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We’ve reopened in accordance with CDC, O.S.H.A., and State Dental Board guidelines to responsibly resume seeing our patients for regular dental appointments and treatment. We want to assure you of the measures we take to maintain a clean and safe environment so you can continue to receive needed dental care without fear or concern.
Inside each tooth is a soft, pulpy substance that contains nerves and blood vessels. Sometimes, the pulp will get infected due to illness, infection, trauma or another factor. When this happens, you may need a root canal, medically known as endodontic therapy, to remove the infected pulp and restore your tooth to functionality and alleviate your pain.
If you think you need endodontic therapy, then call our Philadelphia office and we will do our best to assess your problem and help you resolve it.
Are Root Canals Always Necessary?
The inside of each tooth is filled with a soft substance called pulp, which contains nerves and blood vessels. Sometimes, the pulp becomes infected, which can be due to trauma, disease or other factors. When this happens, you may need endodontic therapy to remove the infection, alleviate your pain, and restore the functionality of your tooth. Sometimes, endodontic therapy is the only way we can save your tooth. If you think you may need a dental root canal, then call our Philadelphia office and schedule an appointment, particularly if you’re experiencing any of the following:
- Sensitivity to temperature or touch
- Persistent pain that can be mild or intense or anywhere in between
- Pain that interrupts your sleep
- Pain when you chew or bite down
- Large cavities
- Discoloration around one or more teeth
- Inflammation or swelling of the gums around a tooth
Is Endodontic Therapy the Same as a Root Canal Treatment?
Endodontic therapy is the medical term for the procedure, and it can be performed by many general dentists. Typically, root canals are performed on molars, but they can also be performed on other types of teeth. Since molars have multiple roots, they usually require a longer office visit than other types of teeth. When you come to our office for a root canal procedure, you can expect the following:
- Your dentist will numb the area around the affected tooth so that you’re not in pain.
- A small shield will be placed around the tooth to maintain cleanliness.
- Your dentist will drill a hole in the top of your tooth so that the infected pulp can be removed.
- The infected pulp will be removed and we’ll clean the area and shape the canals.
- We’ll inject a disinfecting fluid into the area to cleanse it and remove any remaining debris.
- Your dentist will fill the canals with gutta-percha.
- Your dentist will install a root canal crown, and then your tooth will regain its functionality.
- Once your crown is installed, you shouldn’t experience any more discomfort from the tooth. However, if you find that you still have excessive swelling or pain after a few days, call our office and speak to one of our dentists.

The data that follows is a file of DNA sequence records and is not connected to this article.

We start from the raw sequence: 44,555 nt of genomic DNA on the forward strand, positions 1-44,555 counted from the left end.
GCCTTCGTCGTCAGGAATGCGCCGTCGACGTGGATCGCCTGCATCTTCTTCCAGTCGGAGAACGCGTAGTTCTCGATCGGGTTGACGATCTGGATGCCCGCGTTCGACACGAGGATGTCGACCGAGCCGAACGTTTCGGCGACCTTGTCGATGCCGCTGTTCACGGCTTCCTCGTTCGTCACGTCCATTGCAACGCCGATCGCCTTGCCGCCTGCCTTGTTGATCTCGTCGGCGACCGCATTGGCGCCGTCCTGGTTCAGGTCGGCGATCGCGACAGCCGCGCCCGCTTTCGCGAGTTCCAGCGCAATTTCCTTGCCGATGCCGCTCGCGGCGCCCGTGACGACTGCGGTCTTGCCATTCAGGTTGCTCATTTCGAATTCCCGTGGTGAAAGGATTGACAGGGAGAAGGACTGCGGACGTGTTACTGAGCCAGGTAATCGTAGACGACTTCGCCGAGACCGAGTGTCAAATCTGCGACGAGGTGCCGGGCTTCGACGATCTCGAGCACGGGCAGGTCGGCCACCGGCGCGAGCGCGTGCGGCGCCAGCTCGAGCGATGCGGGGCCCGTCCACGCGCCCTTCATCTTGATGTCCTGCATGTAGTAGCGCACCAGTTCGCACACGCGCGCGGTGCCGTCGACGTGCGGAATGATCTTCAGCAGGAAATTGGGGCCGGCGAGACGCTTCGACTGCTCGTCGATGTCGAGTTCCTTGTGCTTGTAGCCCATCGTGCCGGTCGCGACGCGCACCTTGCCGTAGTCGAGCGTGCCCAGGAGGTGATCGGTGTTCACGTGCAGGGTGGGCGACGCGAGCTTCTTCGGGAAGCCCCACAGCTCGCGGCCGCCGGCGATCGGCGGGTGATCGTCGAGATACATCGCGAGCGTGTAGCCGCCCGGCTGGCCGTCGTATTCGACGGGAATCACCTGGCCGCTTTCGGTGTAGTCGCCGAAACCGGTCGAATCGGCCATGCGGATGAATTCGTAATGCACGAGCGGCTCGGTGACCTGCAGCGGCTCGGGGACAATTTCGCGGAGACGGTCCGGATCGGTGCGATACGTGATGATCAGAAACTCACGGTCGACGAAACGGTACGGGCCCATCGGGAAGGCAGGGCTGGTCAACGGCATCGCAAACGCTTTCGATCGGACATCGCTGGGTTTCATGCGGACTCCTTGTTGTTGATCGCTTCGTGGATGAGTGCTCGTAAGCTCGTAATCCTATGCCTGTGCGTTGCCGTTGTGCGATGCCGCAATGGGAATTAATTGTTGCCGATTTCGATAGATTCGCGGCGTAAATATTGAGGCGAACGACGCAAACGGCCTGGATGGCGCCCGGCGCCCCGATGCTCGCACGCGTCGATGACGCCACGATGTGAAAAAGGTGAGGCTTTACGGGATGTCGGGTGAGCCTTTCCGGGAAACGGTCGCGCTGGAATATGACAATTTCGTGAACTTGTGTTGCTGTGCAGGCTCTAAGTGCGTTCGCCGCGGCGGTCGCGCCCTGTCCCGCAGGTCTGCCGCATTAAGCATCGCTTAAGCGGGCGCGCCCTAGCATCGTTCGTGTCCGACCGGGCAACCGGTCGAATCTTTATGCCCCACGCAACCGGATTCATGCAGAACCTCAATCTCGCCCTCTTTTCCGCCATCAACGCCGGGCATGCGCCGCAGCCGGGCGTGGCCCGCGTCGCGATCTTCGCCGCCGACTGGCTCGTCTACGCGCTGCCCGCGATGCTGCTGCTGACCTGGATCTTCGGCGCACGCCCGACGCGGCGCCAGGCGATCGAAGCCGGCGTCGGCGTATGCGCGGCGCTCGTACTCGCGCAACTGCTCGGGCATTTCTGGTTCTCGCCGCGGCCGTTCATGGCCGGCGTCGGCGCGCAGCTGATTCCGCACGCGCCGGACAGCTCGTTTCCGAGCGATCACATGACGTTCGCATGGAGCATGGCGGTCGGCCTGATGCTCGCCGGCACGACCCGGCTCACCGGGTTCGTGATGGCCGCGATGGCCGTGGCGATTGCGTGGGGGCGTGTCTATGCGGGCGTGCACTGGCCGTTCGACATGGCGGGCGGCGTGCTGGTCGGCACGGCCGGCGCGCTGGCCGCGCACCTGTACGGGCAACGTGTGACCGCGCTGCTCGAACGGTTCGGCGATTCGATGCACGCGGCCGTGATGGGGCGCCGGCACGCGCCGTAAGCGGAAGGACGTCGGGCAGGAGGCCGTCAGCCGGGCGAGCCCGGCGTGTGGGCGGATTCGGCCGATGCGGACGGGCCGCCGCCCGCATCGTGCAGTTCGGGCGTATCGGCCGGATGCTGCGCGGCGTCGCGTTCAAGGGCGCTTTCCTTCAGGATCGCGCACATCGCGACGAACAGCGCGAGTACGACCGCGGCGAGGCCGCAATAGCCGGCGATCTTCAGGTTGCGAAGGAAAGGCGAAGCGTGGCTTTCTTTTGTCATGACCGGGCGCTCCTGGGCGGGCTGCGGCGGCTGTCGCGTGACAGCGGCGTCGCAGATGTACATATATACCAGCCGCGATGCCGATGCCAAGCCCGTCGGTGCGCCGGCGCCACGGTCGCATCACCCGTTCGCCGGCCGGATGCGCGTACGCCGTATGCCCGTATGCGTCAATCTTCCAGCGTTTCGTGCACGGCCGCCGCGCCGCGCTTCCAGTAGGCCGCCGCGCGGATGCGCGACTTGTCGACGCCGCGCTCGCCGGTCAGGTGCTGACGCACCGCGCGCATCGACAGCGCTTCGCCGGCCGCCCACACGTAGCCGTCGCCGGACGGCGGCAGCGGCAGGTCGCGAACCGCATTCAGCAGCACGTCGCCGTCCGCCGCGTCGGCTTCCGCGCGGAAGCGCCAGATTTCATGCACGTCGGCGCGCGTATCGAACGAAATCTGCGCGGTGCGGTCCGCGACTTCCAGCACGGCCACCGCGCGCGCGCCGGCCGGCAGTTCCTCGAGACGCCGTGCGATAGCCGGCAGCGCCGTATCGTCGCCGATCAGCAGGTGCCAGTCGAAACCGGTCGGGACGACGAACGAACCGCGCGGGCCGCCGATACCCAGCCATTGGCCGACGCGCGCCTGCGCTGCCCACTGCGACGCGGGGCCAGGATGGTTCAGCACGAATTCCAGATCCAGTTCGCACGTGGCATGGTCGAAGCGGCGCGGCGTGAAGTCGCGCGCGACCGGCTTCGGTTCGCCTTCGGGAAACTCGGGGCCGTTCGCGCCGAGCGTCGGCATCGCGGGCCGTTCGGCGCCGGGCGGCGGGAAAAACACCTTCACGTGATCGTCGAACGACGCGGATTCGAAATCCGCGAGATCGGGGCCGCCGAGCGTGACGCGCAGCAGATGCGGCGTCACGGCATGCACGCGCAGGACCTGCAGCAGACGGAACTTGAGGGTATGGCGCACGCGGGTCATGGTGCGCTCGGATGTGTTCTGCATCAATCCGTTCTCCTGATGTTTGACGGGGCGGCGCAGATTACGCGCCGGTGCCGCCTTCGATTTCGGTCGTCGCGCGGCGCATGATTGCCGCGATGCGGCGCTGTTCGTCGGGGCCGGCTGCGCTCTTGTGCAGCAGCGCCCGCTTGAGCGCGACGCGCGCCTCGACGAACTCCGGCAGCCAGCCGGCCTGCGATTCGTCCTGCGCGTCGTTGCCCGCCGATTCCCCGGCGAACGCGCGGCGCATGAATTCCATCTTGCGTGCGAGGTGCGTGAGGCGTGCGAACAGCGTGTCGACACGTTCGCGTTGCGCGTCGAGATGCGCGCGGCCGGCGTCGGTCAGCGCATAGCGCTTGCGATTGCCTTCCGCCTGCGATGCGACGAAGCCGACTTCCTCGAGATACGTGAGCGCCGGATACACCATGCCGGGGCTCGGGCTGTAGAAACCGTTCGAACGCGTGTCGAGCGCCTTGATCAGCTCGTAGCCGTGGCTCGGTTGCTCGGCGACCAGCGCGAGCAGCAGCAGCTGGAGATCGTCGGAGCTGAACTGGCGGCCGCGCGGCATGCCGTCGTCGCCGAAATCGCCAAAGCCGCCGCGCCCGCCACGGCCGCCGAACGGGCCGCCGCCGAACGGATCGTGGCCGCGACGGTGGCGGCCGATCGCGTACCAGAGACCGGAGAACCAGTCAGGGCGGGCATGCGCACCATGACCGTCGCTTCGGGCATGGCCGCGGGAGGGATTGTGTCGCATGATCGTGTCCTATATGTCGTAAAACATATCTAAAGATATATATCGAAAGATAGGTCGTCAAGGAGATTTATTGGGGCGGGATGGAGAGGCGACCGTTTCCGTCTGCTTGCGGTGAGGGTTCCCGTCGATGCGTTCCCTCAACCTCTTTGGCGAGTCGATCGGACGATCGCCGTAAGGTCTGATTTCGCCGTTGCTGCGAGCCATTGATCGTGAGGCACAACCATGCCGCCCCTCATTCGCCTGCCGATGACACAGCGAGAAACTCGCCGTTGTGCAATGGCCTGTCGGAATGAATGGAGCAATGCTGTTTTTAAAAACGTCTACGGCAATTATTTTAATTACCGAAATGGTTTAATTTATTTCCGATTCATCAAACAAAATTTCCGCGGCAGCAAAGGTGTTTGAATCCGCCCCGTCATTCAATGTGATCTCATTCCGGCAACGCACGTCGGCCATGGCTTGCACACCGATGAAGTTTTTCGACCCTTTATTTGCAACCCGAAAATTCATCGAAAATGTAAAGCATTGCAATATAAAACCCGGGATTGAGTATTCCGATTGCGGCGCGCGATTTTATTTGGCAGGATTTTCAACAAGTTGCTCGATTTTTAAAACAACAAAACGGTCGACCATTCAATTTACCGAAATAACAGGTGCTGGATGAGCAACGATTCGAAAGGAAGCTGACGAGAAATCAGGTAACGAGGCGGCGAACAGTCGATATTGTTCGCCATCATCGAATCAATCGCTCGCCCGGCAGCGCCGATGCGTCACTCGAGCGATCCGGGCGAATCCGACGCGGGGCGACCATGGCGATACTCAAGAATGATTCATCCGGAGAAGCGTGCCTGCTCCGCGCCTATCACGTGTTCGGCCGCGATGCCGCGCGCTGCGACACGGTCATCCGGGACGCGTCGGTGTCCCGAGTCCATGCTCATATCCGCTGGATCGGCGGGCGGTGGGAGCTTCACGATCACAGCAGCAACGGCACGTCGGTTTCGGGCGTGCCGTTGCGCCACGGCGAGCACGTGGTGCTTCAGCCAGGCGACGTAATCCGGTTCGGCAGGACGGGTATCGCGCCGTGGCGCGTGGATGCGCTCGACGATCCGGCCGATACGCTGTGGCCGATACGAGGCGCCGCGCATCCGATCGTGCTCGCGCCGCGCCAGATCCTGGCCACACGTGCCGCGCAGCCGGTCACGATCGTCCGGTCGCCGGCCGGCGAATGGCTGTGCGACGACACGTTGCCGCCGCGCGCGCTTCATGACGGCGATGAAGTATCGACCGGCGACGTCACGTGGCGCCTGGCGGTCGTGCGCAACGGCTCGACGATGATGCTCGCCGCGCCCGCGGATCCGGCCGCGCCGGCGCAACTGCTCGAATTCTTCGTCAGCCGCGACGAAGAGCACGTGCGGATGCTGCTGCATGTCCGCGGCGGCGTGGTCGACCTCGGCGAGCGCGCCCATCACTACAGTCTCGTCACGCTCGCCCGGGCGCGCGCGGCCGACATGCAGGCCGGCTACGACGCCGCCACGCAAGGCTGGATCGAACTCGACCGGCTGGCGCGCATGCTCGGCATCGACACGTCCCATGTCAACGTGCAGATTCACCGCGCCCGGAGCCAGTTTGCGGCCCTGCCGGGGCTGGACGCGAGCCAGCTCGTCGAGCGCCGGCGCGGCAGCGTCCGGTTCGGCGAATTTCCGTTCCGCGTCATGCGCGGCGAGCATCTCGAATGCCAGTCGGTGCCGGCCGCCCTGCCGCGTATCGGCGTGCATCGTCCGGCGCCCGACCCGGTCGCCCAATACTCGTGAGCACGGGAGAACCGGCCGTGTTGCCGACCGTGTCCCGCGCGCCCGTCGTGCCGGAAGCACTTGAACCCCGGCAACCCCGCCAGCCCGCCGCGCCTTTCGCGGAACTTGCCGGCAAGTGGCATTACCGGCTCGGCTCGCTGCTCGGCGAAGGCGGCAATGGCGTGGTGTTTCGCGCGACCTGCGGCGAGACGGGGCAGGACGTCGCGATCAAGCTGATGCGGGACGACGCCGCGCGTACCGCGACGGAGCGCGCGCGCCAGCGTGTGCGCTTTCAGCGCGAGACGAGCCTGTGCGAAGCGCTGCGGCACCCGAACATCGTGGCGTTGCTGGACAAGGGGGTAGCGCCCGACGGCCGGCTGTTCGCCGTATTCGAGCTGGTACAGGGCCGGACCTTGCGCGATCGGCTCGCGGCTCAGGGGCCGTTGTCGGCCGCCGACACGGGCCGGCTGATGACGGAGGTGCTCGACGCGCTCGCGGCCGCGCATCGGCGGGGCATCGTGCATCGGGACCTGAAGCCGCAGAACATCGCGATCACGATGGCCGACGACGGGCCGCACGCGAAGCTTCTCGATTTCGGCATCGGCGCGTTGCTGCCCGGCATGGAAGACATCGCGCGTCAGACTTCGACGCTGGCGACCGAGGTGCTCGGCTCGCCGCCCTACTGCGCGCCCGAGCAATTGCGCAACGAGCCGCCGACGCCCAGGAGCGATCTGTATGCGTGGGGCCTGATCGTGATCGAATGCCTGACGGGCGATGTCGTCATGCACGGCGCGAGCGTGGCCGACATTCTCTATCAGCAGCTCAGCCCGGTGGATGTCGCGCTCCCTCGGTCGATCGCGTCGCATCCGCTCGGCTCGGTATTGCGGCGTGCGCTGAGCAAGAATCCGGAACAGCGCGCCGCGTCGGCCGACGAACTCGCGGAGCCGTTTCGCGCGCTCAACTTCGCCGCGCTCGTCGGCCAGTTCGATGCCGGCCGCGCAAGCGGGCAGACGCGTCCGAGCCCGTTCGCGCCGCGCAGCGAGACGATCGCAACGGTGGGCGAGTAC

Do I Need a Special Root Canal Dentist?
Many general dentists can perform root canals, but if you have a complicated procedure, we can refer you to a specialist, who’s called an endodontist. If you need dental work, call our Philadelphia office for an appointment and let us help you restore your good oral health.
Are Root Canals Expensive?
The cost of endodontic therapy is unique to the individual, so your root canal cost will be different than other patients at our office. During your initial visit to our Philadelphia office, we’ll provide you with a comprehensive estimate of both the work you need and the amount it will cost. Factors that will influence your final cost include the type and location of the tooth, any additional work that you need, your overall health, and your insurance benefits. If you need dental work, don’t delay seeking treatment because of cost. We want our patients to have good oral health, so we’ll work with you to make your dental work affordable. Call us today.
Which Type of Endodontic Therapy Will I Need?
Although there are different types of root canals, these specialty procedures are mostly only used in very particular situations. An apicoectomy may be necessary if you’ve had a prior endodontic treatment that wasn’t successful. Occasionally, a patient will need a pediatric pulpotomy, which will remove the infected pulp, but doesn’t affect the nerves. More than likely, you’ll require a standard endodontic therapy treatment, and we can help you with that. Call our Philadelphia office today to schedule an appointment.
Should I Expect a Significant Amount of Pain?
Frequently, people associate root canals with significant levels of pain, but this isn’t the case. We strive to ensure our patient’s comfort throughout their procedure. The area will be numbed before we begin work and you’ll be provided pain medication as necessary throughout the procedure. If you need a dental root canal treatment, don’t delay seeking treatment because you’re afraid of the pain.
We have an excellent reputation in the community and we endeavor to maintain it, so we want to provide you with the best experience possible. Call our Philadelphia office and make an appointment. We look forward to speaking with you and helping you regain your good oral health.